Sling Pilot Academy Noise Test

South traffic pattern study

Noise from airport operations cannot be eliminated, but it can be minimized.

On May 25, 2022, the Academy performed a number of test flights to measure the noise generated by their standard training aircraft, the Sling-2-NGT. Although the Academy had already taken many steps to minimize their noise footprint, they wanted to evaluate whether noise could be further decreased by raising the pattern altitude of their operations.

Methodology:
The aircraft selected, Sling-2-NGT N747VA, was typical of the training fleet at the Academy and was loaded to simulate a typical training flight with a student and instructor.

Two main parameters were tested during 17 flights:

The test flights were made over Butcher Hill, where the maximum noise levels were recorded for each flight. Aircraft altitude and engine RPM were downloaded from the aircraft's electronic flight instrument system and correlated with the times the aircraft passed over the recording points.

Discussion:
A major source of aircraft noise is the propeller. As propeller tip speed approaches the speed of sound, the noise it generates increases. The greater the distance from the propeller, the lower the noise one perceives.

Traffic patterns are used by the control tower and the pilot to sequence each aircraft into existing traffic and to permit adequate spacing from preceding aircraft for a safe landing. The length of upwind and downwind legs are adjusted during flight to allow for this to occur. Thus, any aircraft's path over the ground is not always the same.

At airports like Torrance Airport, the "standard" traffic pattern consists of a climb on runway heading in the upwind leg to approximately 300 feet below traffic pattern altitude and then the turn to cross wind leg is imitated. The climb then continues to standard pattern altitude (1,100 feet MSL at Torrance) in the cross wind and downwind legs.

In the south traffic pattern at Torrance, this sometimes puts an aircraft over populated hillside areas (which are nearly 300 feet MSL) while it is still climbing at high power. Therefore, the Academy prefers their students to use the north runway whenever possible. If the south runway is the only possibility, the Academy requires that their aircraft reach pattern altitude and reduce propeller RPM before making the cross wind turn. However, this requires a longer upwind leg prior to making the cross wind turn as compared to the standard pattern configuration. This makes the ground track over populated areas even longer than when the "standard" pattern is flown. It also places the cross wind leg farther from the airport.

This graphic depicts the point at which the test aircraft could reach a specific altitude when climbing straight out from the runway. During a touch-and-go operation, it would fly significantly past South High and almost halfway to Prospect Avenue before reaching a 1,300 MSL pattern altitude.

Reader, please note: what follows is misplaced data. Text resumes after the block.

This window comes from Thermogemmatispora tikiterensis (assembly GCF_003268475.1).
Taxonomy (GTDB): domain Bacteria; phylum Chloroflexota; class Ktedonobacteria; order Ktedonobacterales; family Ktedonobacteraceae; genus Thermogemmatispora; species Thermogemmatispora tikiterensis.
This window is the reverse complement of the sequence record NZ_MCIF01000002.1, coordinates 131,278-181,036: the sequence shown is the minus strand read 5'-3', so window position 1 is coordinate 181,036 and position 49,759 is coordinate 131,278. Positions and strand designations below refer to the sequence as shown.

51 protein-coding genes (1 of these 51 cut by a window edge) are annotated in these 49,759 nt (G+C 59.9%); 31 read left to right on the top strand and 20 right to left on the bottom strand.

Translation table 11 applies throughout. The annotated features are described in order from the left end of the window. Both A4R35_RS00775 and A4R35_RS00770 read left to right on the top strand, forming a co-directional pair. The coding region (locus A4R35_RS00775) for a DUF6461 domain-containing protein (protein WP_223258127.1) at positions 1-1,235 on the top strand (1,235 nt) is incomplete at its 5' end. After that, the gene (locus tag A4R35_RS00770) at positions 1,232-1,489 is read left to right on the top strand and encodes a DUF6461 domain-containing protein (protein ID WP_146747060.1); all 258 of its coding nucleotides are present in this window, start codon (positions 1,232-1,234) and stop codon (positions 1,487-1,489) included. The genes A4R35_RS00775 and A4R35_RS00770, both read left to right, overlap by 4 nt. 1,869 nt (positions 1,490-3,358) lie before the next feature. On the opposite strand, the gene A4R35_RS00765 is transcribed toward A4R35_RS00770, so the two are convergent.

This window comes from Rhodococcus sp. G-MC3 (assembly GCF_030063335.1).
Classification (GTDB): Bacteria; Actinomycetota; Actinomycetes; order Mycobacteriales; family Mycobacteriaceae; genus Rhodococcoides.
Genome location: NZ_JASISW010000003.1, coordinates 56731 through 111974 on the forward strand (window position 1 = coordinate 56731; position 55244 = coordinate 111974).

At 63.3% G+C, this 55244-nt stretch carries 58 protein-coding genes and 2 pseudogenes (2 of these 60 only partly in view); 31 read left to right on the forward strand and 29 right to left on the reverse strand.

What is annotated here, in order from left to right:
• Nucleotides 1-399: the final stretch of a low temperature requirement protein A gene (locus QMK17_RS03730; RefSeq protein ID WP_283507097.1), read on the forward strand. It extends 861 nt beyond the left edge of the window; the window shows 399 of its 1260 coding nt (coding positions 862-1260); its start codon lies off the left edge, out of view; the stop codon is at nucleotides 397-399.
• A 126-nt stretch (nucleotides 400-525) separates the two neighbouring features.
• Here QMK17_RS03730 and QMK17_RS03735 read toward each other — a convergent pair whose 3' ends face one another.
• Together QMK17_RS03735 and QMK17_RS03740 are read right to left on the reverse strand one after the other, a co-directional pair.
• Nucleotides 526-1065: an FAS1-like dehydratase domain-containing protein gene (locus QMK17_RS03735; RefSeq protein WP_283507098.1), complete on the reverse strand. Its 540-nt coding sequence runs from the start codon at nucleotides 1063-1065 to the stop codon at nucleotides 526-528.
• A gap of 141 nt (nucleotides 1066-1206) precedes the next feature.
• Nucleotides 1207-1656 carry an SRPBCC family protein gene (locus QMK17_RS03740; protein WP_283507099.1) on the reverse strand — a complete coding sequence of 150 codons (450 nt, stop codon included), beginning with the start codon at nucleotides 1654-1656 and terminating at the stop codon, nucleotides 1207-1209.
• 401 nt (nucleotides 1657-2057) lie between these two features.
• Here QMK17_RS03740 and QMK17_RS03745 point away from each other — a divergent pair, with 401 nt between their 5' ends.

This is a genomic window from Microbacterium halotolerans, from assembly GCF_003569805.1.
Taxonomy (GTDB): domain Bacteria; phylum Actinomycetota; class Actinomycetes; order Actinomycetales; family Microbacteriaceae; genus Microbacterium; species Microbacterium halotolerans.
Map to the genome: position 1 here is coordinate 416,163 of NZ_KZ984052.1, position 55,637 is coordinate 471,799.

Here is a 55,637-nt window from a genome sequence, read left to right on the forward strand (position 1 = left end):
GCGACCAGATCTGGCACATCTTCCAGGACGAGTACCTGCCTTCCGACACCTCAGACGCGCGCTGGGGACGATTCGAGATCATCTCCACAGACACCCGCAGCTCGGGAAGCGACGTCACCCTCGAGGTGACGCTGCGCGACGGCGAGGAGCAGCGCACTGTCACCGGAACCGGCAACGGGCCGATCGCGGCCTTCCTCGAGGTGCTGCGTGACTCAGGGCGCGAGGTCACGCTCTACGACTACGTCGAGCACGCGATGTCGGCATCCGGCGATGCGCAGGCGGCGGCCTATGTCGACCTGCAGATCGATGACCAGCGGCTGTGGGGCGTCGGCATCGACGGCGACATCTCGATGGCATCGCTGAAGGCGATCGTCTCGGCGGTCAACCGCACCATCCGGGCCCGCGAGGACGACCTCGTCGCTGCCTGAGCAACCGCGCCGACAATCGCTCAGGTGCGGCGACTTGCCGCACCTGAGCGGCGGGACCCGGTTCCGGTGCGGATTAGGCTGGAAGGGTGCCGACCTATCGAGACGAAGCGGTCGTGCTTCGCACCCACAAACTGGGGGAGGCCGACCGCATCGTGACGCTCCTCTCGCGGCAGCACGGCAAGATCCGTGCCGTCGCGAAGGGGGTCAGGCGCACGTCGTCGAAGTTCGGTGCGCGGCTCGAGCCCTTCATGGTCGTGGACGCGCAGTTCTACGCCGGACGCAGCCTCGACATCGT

The control tower, on several of the flights, questioned why the pilot was not turning cross wind at 800 MSL. Later conversations with the tower personnel revealed that they found it very difficult to maintain visual contact with the aircraft as it got further from the airport (and therefore they could not assure separation of aircraft). This adds a safety concern for using higher altitudes in the pattern.

The Sling NGT is capable of climbing fairly steeply. Other training aircraft using Torrance Airport may not have that capability--some may only be capable of climbing at 500 feet per minute. These aircraft would not reach 1,300 MSL until almost to King Harbor, thus tracing a much longer ground track over a populated area while at a high power setting and making visual contact from the control tower very difficult--if not impossible.

Sound recordings during the test were made at three locations--all under or close to the test aircraft flight path. The most reliable measurements were made atop Butcher Hill (Recording Point #2). This location is the highest in the area (432 feet MSL) and was several hundred feet from any structures that could reflect sound and from streets or other human activity that would distort the readings. The test aircraft flew directly over Butcher Hill each time.

As this graphic illustrates, it was more difficult to discern the small effects of altitude on noise. This graphic clearly does show that reduced RPM results in significantly lower sound readings.

The graphic also shows that the Sling training aircraft do not exceed the 82 db(A) limit--even at lower altitude and high RPM.

Conclusions:

  • Even at high RPM and low altitude, the Sling-NGT did not come close to the City maximum limit of 82 db.
  • Climbing on runway heading to 1,100 MSL and reducing RPM to minimum prior to turning cross wind is the most effective procedure to minimize overall noise in populated areas around the airport.
  • Because of the distance required to climb to higher altitude and the fairly small effect of the increased altitude on noise, an altitude of more than 1,100 MSL does not look to be the best choice. This also allows tower controllers to maintain better visual contact with the aircraft.

Geographical references: